Thursday, August 14, 2014

What is Wrong With Everyone

In my experience - and I am just one little case study - American medicine has it all wrong, much like American Zen.  In both cases, they're really good at some things but miss the big picture.  In the case of Western medicine, it's been preoccupied with fixing people and only now starting to think about how to be healthy.

For big-picture medicine, turn to Traditional Chinese Medicine (TCM) or Ayurveda or, I suspect, many other native healing systems.  It is the gift of what we call primitive people that they don't think in terms of the laboratory or the gold-standard study* as Western science does.
*The gold-standard study in medicine can be defined as a study that follows specific protocol,  indicates correlations and possibilities, and concludes by saying more study is needed.
What is that big picture? Context. We are not isolated individuals. We live in environments.

You sometimes saw contextual medicine in action in the TV series House.  Dr. House was a radical misfit who valued his intuition and often sent his team out to search someone's house for toxins and secrets.  He watched family interactions and quizzed family for information. All that stuff was more interesting to him, and the viewing audience, than lab results.

Our context right here now is Weather. It is actually everyone's context, no matter how much time you spend indoors.  Here in mid-America it is high summer - mid-August - and this brings about different problems than mid-winter, which is happening right now in Australia where my sister lives.  (In mid-winter in Australia you actually have to use your space heater!) And there sure is a lot of weather, drought here, flooding there, as if some climate change is happening.

Weather affects people differently depending on their constitutions.  Both TCM and Ayurveda see human beings as made of elements. And so the elements affect them.

In Ayurveda I clock in as a Vata-Pitta, or air-fire person.  The fire in my temperament is easily disturbed.  And oh, August, season of too much ripeness, as you know if you grow tomatoes or zucchini.  August is Too Much. It's not just the heat or humidity, it's the light.  Lately here we've been getting a little relief with small batches of autumn days down from the North Pole or Canada.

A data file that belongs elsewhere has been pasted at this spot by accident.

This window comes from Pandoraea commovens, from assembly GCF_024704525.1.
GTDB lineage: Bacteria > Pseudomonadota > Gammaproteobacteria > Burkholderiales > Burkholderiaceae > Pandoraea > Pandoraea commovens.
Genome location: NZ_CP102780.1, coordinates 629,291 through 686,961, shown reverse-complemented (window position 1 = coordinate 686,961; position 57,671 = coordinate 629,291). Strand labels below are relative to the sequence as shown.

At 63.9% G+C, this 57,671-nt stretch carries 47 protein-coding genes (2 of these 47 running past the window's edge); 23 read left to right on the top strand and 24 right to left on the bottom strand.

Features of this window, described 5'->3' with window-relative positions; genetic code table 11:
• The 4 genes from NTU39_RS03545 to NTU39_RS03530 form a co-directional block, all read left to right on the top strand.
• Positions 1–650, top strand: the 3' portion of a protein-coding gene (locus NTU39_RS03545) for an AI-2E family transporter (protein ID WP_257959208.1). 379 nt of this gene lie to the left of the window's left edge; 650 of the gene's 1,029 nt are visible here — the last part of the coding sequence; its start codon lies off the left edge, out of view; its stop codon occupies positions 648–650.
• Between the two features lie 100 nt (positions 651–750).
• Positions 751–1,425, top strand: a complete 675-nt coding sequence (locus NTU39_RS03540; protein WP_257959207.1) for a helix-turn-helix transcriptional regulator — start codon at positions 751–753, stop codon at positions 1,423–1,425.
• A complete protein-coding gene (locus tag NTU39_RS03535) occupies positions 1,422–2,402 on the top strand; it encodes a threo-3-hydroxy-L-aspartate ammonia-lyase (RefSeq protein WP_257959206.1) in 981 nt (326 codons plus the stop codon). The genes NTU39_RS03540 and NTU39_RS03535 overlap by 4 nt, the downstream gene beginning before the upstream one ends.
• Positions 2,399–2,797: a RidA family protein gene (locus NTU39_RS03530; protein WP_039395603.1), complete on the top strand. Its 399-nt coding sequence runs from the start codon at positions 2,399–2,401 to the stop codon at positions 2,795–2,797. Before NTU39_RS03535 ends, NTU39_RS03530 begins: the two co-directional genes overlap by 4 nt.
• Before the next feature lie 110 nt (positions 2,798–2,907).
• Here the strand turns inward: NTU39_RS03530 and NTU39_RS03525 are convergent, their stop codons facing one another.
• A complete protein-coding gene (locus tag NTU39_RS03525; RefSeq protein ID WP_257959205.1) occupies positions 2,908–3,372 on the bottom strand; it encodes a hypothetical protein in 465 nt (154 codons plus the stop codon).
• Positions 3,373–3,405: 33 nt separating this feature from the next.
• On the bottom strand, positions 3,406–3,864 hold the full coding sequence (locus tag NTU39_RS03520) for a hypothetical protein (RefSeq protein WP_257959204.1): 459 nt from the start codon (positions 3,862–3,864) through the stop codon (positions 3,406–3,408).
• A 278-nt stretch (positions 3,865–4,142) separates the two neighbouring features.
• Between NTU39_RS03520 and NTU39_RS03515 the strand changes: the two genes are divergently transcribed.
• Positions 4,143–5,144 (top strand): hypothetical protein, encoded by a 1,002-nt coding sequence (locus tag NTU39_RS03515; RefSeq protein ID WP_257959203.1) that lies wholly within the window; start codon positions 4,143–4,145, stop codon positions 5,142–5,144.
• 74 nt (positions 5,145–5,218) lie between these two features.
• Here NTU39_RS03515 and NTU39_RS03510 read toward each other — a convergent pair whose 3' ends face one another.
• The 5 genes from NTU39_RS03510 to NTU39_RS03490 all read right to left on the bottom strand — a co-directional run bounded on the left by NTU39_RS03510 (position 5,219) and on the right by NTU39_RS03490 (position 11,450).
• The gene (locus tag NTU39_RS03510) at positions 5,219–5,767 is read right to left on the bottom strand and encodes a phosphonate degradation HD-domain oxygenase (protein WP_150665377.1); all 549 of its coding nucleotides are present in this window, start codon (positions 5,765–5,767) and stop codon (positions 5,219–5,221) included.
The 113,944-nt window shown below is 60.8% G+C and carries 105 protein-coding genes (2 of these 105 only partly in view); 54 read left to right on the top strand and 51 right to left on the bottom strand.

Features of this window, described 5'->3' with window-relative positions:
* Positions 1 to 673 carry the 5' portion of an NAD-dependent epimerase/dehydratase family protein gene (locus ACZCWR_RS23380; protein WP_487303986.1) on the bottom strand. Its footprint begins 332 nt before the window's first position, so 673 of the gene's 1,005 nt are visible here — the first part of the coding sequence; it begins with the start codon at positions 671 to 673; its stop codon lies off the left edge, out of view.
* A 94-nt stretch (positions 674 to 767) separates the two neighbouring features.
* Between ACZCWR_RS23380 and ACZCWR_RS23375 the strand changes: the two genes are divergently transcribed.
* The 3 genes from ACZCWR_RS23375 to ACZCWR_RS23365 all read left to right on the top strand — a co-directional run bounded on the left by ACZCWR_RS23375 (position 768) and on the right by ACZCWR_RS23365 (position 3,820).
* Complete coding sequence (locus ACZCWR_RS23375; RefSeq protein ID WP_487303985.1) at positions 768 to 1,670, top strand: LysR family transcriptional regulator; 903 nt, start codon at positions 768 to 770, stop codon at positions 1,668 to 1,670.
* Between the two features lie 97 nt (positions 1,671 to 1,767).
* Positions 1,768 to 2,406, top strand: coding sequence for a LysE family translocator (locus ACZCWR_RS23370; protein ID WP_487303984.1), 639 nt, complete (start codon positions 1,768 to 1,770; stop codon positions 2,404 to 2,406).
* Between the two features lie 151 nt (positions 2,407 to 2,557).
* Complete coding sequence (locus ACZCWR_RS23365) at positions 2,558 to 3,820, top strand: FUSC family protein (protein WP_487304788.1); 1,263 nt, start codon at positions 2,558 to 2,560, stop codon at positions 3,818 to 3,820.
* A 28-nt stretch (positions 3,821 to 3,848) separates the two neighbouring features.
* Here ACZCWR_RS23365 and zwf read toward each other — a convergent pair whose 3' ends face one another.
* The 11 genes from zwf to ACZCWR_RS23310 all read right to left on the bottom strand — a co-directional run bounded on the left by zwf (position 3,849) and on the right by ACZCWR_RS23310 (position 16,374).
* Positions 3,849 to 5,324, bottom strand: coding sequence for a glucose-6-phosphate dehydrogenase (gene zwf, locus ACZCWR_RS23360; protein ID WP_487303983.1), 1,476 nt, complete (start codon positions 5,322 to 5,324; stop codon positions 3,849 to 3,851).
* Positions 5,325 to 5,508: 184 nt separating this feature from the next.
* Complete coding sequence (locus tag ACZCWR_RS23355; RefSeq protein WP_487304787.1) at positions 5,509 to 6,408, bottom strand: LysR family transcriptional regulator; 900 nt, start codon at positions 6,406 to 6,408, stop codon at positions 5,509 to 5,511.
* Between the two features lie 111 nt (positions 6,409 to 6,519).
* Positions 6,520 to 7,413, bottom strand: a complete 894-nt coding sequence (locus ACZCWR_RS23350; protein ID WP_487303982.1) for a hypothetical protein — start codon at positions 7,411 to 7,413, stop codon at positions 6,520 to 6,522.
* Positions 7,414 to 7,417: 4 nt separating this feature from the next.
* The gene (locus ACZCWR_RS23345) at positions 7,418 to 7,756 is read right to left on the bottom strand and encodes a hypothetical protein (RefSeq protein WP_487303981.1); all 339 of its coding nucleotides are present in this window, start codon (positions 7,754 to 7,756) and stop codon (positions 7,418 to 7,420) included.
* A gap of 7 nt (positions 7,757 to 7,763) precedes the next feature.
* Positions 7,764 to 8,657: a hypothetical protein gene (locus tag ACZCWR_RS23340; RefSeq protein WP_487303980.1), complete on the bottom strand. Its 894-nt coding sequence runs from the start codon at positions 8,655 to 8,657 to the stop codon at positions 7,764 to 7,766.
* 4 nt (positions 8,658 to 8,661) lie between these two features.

Canadian air is nice.  It is fresh and coolish and breezy. But uh-oh, wind is really not good for Vatas, who are made mostly of air. In Chinese medicine there is actually a disorder called "wind devil."  I relate to that.  To prevent it, we are advised to cover the head and neck, that is, wear what my mother called a babushka. This makes you look like an old lady even if you're only 12, not that I care, as I am 71 11/12 years old.  If I did care I could get a special hat.  They even come in Desert Sunrise. It's a thought.

I notice a lot of fire people looking haggard these days, running around in the heat and the noonday sun. So this post is a sort of public service announcement.  If you don't know whether you're air, fire, or earth, Banyan Botanicals has a little test you can take that may indicate more study is needed. They will also sell you various oils and things, which are helpful to me me (I am not paid for this).

They will also advise you on your diet, since you are composed, in part, of what you eat and drink.  Bear in mind that alcohol is sometimes called firewater.  Yes, it is a heating food.  My own diet at the moment includes nothing hot and spicy, no raw onion or garlic, more cucumber and peppermint tea. I have tested this empirically. It is interesting to me that these ancient folk traditions see mood disorders as an imbalance of fire.  Worth investigating, since Western medicine is notoriously poor at managing them.

Wednesday, August 13, 2014

Lapcat Meditation

Like so many people, I have felt a current of sadness braiding through my day about the death of Robin Williams, which may have been suicide.  We've probably all known someone who committed suicide. The true saying is, It's a permanent solution to a temporary problem. Despair does lift eventually, if you stick around.
Scott [Robinson] Columbus 
Tonight my mind went to a friend who did not kill himself, but died of a massive heart attack at age 49 at a moment when he was in love and loving life.  Just like that.

Scott was in meditation groups with me about ten or twelve years ago.  Like many people with difficult moodswings, he searched for a spiritual practice.  He called me once to talk about his difficulty with sitting meditation. Sitting meditation can be the wrong thing for someone with major depression.  Today I would suggest listening to, becoming, and making music, letting it move your body, being music, but I didn't know that then.  Scott loved his cat, Bartholowmeow.  So I suggested lapcat meditation.  He knew immediately what I meant.